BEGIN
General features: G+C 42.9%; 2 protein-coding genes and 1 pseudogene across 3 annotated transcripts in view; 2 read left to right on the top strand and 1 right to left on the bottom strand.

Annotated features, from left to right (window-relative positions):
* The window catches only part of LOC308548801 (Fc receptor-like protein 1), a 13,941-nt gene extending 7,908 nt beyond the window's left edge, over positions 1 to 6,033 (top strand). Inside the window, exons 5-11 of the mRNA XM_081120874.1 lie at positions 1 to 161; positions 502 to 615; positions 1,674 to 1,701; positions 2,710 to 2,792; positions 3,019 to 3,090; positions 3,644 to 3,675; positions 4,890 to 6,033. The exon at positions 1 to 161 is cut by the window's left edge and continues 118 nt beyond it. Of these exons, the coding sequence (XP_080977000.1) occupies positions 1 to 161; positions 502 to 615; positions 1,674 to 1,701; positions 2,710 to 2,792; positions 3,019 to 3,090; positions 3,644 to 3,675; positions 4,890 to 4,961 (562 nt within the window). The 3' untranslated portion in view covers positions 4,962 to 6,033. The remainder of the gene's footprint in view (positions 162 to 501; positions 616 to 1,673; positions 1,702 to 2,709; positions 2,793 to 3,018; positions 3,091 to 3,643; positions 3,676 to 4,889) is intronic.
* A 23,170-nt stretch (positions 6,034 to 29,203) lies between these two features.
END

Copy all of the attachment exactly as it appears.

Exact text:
General features: G+C 42.9%; 2 protein-coding genes and 1 pseudogene across 3 annotated transcripts in view; 2 read left to right on the top strand and 1 right to left on the bottom strand.

Annotated features, from left to right (window-relative positions):
* The window catches only part of LOC308548801 (Fc receptor-like protein 1), a 13,941-nt gene extending 7,908 nt beyond the window's left edge, over positions 1 to 6,033 (top strand). Inside the window, exons 5-11 of the mRNA XM_081120874.1 lie at positions 1 to 161; positions 502 to 615; positions 1,674 to 1,701; positions 2,710 to 2,792; positions 3,019 to 3,090; positions 3,644 to 3,675; positions 4,890 to 6,033. The exon at positions 1 to 161 is cut by the window's left edge and continues 118 nt beyond it. Of these exons, the coding sequence (XP_080977000.1) occupies positions 1 to 161; positions 502 to 615; positions 1,674 to 1,701; positions 2,710 to 2,792; positions 3,019 to 3,090; positions 3,644 to 3,675; positions 4,890 to 4,961 (562 nt within the window). The 3' untranslated portion in view covers positions 4,962 to 6,033. The remainder of the gene's footprint in view (positions 162 to 501; positions 616 to 1,673; positions 1,702 to 2,709; positions 2,793 to 3,018; positions 3,091 to 3,643; positions 3,676 to 4,889) is intronic.
* A 23,170-nt stretch (positions 6,034 to 29,203) lies between these two features.